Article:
Robots, artificial intelligence and automation have been widely associated with fears about economic disruption and mass unemployment, but evidence and research suggest these concerns may be misplaced. Today, attention is increasingly focused on cobots, collaborative robots that do not replace employees so much as work alongside them. ​

ANALYSIS

 

ANALYSIS

Hand in hand

Hand in hand

When workers at a Tennessee manufacturing firm were asked to name a pair of robots that were being installed, they opted for “Thelma and Louise” – a sardonic reference to the iconic film that ends with the protagonists driving off a cliff. But staff at SFEG, which makes electrical motors, are not unusual in fearing that robots kill jobs. 

A host of prestigious research institutes and scholars have long made bleak predictions about the impact of the next phase of automation on the jobs market. A recent report by the McKinsey Global Institute, for example, forecasts that up to 800 million jobs could be lost to robots by 2030. A third of the workforce in wealthier nations could need to find new jobs, researchers warned. And Carl Benedikt Frey, of Oxford University’s Oxford Martin School, has grabbed headlines with his warning that close to half of US and a third of UK jobs will be threatened by technology.  

Productivity boost

But the prospect of mass job losses has been called into question by a growing number of firms, which have started to embrace robots, particularly a new generation of collaborative robots, or “cobots”, designed to work hand-in-hand with humans.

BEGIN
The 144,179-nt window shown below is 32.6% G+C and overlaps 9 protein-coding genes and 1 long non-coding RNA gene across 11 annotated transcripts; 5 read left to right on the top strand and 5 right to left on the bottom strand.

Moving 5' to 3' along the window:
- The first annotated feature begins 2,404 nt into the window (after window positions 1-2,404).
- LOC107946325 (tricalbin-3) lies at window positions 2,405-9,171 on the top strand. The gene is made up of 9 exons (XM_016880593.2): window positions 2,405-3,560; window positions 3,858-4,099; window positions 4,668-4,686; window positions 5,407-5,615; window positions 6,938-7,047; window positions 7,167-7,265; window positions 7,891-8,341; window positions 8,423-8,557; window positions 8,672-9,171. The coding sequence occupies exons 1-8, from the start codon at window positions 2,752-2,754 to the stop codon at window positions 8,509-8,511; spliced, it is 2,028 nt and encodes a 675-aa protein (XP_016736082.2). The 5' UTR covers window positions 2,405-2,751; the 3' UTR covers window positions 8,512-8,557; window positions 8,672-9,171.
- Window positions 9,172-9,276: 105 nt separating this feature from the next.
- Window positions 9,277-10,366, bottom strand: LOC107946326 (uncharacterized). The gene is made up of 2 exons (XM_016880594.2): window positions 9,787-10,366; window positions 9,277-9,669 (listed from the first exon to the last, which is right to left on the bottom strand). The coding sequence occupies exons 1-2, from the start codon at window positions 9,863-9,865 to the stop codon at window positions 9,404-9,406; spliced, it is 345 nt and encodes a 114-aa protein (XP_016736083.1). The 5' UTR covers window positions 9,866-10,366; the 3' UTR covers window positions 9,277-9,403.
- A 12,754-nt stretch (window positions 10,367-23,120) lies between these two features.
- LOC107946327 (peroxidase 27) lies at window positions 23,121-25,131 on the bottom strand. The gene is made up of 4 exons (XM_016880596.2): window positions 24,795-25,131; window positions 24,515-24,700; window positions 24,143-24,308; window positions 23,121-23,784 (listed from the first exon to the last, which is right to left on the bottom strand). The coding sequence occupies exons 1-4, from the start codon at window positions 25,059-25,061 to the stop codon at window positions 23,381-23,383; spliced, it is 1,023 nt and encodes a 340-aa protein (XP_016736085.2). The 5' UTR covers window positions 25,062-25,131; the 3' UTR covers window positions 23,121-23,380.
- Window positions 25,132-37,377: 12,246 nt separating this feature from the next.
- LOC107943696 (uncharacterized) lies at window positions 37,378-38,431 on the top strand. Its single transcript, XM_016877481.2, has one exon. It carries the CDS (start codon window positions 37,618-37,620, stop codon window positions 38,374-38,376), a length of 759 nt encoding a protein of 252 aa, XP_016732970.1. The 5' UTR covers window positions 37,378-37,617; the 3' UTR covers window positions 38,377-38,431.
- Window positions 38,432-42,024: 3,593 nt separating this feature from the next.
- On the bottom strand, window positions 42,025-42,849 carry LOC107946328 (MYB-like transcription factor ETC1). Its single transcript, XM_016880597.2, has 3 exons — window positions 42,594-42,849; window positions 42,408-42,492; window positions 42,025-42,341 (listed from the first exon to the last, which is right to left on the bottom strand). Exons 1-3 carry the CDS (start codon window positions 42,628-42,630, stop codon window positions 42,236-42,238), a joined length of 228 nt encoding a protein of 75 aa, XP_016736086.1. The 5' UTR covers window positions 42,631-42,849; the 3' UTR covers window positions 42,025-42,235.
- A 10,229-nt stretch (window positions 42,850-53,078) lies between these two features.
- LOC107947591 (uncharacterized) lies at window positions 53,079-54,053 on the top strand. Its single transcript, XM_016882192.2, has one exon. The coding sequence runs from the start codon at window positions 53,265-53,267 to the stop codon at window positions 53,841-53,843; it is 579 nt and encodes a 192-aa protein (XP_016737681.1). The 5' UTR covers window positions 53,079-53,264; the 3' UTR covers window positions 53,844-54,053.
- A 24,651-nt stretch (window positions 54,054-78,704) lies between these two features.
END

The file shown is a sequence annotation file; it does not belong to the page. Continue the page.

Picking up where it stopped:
While progress in robotics and artificial intelligence (AI) will almost certainly lead to significant change, it also has the potential to boost productivity, increase wages and even improve job quality.

Today, a range of businesses from manufacturing to design are finding new ways to pair humans and robots in ways that actually increase employment.

“People are not on Earth to work in stupid or repetitive jobs,” says Helmut Schmid, general manager, Western Europe, at Universal Robots. “Our robots were developed to take over the most monotonous, boring and unhealthy tasks – the kind that most people don’t want to do if they have any choice.” 

Meet the cobot

Founded in 2005, the Denmark-based company pioneered the cobot eight years ago. The market is still in its infancy, accounting for around five per cent of overall robotics demand, but it is the fastest-growing segment of the industry, with sales increasing by close to 50 per cent a year, against seven per cent for robotics as a whole. The surge in demand partly reflects affordability. At between €60,000 to €80,000 each, cobots are within the reach of even modestly-sized firms, which can typically recover the cost within six to nine months.